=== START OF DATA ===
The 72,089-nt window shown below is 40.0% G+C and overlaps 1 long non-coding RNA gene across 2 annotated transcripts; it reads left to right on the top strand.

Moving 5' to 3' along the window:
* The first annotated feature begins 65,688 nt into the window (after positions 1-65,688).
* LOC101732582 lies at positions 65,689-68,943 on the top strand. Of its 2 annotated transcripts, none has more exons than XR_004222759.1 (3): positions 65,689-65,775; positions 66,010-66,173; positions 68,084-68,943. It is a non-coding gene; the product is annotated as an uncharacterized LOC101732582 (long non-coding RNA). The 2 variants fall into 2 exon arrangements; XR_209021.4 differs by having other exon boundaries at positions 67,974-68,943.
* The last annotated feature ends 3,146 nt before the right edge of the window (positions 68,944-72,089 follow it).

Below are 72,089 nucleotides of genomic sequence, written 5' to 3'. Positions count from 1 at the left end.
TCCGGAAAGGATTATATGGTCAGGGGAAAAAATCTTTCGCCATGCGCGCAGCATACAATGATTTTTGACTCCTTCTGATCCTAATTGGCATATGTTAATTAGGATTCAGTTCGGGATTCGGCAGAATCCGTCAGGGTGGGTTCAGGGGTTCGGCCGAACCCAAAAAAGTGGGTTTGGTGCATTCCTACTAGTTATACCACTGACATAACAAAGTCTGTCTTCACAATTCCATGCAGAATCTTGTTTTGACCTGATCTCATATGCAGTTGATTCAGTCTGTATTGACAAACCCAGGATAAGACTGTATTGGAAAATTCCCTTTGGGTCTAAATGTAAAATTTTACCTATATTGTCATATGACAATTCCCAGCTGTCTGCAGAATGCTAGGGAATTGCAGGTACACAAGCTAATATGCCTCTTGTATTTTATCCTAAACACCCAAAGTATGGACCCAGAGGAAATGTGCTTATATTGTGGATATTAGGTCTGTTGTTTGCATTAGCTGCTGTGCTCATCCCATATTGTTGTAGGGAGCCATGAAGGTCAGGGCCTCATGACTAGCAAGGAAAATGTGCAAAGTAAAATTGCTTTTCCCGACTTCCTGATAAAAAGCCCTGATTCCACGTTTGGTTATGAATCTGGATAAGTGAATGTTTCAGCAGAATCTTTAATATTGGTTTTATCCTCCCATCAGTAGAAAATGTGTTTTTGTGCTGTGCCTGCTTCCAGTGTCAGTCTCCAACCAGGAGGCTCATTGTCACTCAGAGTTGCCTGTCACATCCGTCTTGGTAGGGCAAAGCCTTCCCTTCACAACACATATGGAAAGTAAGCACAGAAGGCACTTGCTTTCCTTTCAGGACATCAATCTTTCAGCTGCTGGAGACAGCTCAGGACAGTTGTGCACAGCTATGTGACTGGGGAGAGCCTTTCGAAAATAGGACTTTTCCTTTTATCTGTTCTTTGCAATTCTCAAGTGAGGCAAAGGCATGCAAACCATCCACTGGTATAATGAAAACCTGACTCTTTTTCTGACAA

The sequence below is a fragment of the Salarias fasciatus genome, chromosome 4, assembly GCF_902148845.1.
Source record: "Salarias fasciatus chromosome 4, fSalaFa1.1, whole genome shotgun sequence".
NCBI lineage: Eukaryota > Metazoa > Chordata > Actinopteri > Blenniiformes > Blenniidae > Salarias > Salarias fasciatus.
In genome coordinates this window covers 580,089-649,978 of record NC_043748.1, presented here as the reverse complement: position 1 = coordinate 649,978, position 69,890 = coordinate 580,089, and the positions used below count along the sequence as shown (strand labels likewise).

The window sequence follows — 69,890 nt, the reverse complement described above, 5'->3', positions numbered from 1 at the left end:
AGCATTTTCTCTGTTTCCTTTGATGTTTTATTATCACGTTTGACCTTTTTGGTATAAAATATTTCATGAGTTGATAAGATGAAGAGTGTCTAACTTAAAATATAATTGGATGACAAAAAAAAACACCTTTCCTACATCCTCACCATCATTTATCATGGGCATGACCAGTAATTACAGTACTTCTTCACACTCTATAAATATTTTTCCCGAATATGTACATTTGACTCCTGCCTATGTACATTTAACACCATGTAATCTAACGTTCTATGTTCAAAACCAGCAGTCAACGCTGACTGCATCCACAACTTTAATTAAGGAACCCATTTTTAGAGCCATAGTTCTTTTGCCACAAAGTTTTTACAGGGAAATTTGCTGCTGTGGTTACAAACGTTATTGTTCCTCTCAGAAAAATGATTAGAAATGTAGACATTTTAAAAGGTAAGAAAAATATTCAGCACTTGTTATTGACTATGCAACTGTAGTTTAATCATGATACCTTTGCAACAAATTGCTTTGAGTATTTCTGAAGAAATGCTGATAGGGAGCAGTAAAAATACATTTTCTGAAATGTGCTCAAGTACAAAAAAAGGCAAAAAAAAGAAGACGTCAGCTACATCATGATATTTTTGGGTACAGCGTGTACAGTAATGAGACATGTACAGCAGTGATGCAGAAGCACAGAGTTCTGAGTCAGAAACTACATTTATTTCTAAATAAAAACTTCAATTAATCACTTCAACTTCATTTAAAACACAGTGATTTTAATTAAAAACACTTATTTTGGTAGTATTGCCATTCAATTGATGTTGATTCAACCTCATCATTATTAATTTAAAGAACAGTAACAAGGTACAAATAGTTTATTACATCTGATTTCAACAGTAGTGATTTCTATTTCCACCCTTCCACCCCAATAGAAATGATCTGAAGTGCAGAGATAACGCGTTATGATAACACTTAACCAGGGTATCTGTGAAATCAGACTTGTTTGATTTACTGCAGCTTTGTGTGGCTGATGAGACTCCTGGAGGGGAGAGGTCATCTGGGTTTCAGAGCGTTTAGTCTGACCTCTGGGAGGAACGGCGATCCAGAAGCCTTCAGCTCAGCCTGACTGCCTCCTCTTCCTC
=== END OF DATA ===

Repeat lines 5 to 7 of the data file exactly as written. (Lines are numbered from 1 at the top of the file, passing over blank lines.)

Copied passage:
* The last annotated feature ends 3,146 nt before the right edge of the window (positions 68,944-72,089 follow it).

Below are 72,089 nucleotides of genomic sequence, written 5' to 3'. Positions count from 1 at the left end.
TCCGGAAAGGATTATATGGTCAGGGGAAAAAATCTTTCGCCATGCGCGCAGCATACAATGATTTTTGACTCCTTCTGATCCTAATTGGCATATGTTAATTAGGATTCAGTTCGGGATTCGGCAGAATCCGTCAGGGTGGGTTCAGGGGTTCGGCCGAACCCAAAAAAGTGGGTTTGGTGCATTCCTACTAGTTATACCACTGACATAACAAAGTCTGTCTTCACAATTCCATGCAGAATCTTGTTTTGACCTGATCTCATATGCAGTTGATTCAGTCTGTATTGACAAACCCAGGATAAGACTGTATTGGAAAATTCCCTTTGGGTCTAAATGTAAAATTTTACCTATATTGTCATATGACAATTCCCAGCTGTCTGCAGAATGCTAGGGAATTGCAGGTACACAAGCTAATATGCCTCTTGTATTTTATCCTAAACACCCAAAGTATGGACCCAGAGGAAATGTGCTTATATTGTGGATATTAGGTCTGTTGTTTGCATTAGCTGCTGTGCTCATCCCATATTGTTGTAGGGAGCCATGAAGGTCAGGGCCTCATGACTAGCAAGGAAAATGTGCAAAGTAAAATTGCTTTTCCCGACTTCCTGATAAAAAGCCCTGATTCCACGTTTGGTTATGAATCTGGATAAGTGAATGTTTCAGCAGAATCTTTAATATTGGTTTTATCCTCCCATCAGTAGAAAATGTGTTTTTGTGCTGTGCCTGCTTCCAGTGTCAGTCTCCAACCAGGAGGCTCATTGTCACTCAGAGTTGCCTGTCACATCCGTCTTGGTAGGGCAAAGCCTTCCCTTCACAACACATATGGAAAGTAAGCACAGAAGGCACTTGCTTTCCTTTCAGGACATCAATCTTTCAGCTGCTGGAGACAGCTCAGGACAGTTGTGCACAGCTATGTGACTGGGGAGAGCCTTTCGAAAATAGGACTTTTCCTTTTATCTGTTCTTTGCAATTCTCAAGTGAGGCAAAGGCATGCAAACCATCCACTGGTATAATGAAAACCTGACTCTTTTTCTGACAA